Third, the techniques of Patent Reference 1 to 3 have problems of heavy metal contamination of the silicon wafer within the heat treatment furnace during the time of heat treatment. For example, in Patent Reference 1, the duration of the heat treatment required to reduce the residual interstitial oxygen concentration is utmost 47 hours and at least 17 hours. Since the possibility of heavy metal contamination of the silicon wafer increases with increased heating time, there has been a high possibility of the silicon wafer suffering heavy metal contamination in the heat treatment furnace under the above-described heating condition with long duration.

Fourth, where a high-frequency diode having a high resistivity layer is produced using a silicon wafer described in Patnet Reference 1 to 3, it is necessary to form recombination centers in the high-resistivity layer by the thermal diffusion of heavy metals such as Au and Pt into the substrate or by the introduction of irradiation defects by irradiating an electron beam. Therefore, production of the high-frequency diode costed substantial labor and a high production cost.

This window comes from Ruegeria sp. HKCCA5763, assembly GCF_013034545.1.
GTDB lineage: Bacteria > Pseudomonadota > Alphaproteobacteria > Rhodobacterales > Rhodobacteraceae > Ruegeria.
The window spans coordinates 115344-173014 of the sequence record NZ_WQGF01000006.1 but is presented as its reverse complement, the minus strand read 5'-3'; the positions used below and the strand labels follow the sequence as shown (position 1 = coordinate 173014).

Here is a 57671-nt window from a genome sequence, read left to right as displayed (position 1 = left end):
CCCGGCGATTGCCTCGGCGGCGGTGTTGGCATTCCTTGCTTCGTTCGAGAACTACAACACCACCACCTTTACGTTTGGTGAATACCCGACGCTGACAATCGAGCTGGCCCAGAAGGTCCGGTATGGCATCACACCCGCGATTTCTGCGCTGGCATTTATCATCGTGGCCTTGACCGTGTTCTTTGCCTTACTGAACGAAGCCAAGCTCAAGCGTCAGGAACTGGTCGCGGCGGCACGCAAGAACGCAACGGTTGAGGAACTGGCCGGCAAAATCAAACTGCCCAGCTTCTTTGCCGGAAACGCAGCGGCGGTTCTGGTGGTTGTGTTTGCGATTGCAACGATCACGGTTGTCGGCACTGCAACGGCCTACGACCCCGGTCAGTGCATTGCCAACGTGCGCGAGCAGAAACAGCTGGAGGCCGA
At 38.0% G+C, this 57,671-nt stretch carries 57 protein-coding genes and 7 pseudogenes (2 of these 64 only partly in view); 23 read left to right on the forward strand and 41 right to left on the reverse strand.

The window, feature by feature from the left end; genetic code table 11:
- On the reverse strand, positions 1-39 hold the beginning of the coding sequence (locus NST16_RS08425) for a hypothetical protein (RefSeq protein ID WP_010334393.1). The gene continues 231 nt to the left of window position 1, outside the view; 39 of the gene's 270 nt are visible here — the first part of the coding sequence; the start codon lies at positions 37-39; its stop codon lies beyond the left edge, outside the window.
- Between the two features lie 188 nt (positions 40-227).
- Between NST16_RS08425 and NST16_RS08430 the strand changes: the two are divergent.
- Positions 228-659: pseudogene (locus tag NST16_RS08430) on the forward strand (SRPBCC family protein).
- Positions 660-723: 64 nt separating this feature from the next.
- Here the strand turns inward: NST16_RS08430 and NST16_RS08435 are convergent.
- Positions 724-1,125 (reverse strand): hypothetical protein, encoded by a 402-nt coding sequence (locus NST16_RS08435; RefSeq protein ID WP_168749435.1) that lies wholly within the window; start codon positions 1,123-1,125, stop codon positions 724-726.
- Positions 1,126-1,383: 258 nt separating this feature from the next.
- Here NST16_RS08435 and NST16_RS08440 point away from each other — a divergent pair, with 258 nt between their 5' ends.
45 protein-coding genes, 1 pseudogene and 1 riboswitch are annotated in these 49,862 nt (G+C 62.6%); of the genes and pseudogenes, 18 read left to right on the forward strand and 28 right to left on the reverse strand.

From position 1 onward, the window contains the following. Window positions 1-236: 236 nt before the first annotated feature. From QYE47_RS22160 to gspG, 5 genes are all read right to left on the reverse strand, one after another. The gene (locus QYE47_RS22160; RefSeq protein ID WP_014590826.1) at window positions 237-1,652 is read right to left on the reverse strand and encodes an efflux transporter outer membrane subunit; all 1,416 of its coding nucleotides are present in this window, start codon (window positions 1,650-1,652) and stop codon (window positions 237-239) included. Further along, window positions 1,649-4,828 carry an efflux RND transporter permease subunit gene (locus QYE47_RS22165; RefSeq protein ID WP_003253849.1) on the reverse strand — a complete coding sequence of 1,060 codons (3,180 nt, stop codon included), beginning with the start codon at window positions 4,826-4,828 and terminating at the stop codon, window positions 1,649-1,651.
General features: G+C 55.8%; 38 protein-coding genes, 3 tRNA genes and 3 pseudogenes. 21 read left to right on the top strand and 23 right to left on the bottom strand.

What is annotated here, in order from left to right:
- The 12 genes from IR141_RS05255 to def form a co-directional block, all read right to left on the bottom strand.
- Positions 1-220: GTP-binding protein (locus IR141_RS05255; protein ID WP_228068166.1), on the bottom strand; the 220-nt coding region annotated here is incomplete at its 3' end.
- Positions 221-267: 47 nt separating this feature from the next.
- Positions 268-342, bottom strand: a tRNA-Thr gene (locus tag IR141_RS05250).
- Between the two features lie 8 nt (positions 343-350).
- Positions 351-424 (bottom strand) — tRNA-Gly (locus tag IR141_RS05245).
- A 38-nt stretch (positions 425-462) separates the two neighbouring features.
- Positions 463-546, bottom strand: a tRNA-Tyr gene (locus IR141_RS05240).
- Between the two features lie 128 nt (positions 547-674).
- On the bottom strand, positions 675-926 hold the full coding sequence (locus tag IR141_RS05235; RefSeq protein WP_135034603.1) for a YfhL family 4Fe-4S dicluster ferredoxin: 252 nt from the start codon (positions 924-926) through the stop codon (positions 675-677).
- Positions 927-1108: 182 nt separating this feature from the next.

Under the consideration of the above-described circumstances, an object of the present invention is to provide a silicon wafer having a high resistance, being optimum for the production of a high frequency diode, having a sufficient density of oxygen precipitation induced defects needed for gettering, being able to effectively inhibit the generation of oxygen donors during the device heat treatment process, having sufficient mechanical strength, and being possible to be used as a high resistivity layer of a high frequency diode without requiring the formation of recombination centers in the high resistivity layer.

Another object of the invention is to provide a method for producing a silicon wafer, which is performed using a short heat treatment time and scarcely causing heavy metal contamination in the heat treatment furnace, and can be used for the production of the above-described silicon wafer with high quality and a low production cost.

Another object of the invention is to provide a silicon wafer which can be used for providing a high frequency diode having a high resistivity layer of sufficiently high resistivity and generating only few noise with low price.